There were many false Solomon’s seal plants (Maianthemum racemosum) blooming along the roadsides. This common plant grows in every state except Hawaii and is also called treacle berry because its ripe red fruit tastes like molasses. Native Americans had many medicinal uses for the plant including as a cough suppressant and a treatment for sunburn. They say that the young spring shoots taste like asparagus but there are other poisonous plants with shoots the look much the same, so I think I’ll just let them grow.

7. False Solomon's Seal

Each tiny false Solomon’s seal flower is slightly more than an eighth inch across and made up of 6 tepals, 6 stamens, and a central pistil with a short pudgy style. The word tepal is used when a flower’s petals and sepals look enough alike to be nearly indistinguishable, as they do in this case.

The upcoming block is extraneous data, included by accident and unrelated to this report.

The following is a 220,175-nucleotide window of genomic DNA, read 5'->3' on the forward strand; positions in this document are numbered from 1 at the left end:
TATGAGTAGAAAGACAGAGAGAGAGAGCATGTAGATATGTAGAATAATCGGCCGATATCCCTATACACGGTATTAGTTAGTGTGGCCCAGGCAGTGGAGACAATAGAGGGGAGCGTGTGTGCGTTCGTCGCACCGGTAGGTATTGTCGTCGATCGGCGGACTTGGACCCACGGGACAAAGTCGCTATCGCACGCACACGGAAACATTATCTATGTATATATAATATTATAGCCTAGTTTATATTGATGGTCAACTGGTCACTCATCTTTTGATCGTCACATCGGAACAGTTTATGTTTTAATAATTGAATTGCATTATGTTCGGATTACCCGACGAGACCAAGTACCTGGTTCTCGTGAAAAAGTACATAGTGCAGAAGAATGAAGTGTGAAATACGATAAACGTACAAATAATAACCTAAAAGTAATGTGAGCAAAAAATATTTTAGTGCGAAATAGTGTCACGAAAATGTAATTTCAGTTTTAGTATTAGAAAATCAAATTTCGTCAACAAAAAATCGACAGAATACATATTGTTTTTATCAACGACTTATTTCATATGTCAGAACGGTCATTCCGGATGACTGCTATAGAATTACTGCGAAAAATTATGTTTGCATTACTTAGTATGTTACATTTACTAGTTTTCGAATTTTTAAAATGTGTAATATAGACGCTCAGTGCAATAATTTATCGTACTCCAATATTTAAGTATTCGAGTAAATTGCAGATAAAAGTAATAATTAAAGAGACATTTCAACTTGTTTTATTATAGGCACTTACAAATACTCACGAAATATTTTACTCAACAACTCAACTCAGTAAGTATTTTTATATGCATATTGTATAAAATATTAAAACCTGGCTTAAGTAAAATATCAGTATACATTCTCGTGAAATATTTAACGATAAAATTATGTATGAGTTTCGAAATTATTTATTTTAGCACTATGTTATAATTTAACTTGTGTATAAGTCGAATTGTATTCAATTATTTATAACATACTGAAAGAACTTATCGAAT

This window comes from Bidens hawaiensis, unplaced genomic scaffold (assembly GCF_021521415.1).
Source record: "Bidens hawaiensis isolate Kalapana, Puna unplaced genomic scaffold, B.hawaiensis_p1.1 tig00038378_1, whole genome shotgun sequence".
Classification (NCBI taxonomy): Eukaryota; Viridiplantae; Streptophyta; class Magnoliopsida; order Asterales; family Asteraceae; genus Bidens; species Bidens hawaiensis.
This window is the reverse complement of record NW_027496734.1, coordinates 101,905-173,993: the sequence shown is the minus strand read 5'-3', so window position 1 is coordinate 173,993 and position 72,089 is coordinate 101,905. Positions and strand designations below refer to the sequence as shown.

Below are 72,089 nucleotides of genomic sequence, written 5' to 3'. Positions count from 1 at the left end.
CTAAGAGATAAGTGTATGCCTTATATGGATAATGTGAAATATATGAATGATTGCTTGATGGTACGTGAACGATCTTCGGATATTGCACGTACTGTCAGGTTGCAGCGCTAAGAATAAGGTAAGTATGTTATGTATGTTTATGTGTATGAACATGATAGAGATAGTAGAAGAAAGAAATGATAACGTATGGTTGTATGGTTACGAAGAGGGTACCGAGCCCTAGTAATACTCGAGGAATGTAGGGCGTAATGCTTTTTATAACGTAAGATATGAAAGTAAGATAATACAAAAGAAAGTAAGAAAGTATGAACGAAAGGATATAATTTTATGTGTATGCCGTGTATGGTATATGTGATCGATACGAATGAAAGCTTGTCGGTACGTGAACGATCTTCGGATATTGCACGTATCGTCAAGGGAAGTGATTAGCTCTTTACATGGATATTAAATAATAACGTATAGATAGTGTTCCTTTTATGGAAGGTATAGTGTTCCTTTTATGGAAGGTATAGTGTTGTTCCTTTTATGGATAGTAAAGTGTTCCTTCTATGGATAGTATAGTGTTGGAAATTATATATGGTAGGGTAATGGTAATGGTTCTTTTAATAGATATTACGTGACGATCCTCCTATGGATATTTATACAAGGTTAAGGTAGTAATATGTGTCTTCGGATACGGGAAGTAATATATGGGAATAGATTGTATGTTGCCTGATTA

8. Forest Tent Caterpillar

The forest tent caterpillar (Malacosoma disstria Hübner) is found in hardwood forests across America and is especially abundant here in the east. Though their preferred foods are sugar maple, aspen, cherry, apple, oaks, birch, ash, alder, elm, and basswood this one had been munching on a flowering raspberry leaf (Rubus odoratus.) They hatch near the time of bud break and eat both flower and leaf buds along with mature foliage. If they happen to defoliate the same tree more than 2 years in a row they can kill it. I’m not crazy about it defoliating trees but I love the beautiful sky blue color of its stripe.

9. Rose Moss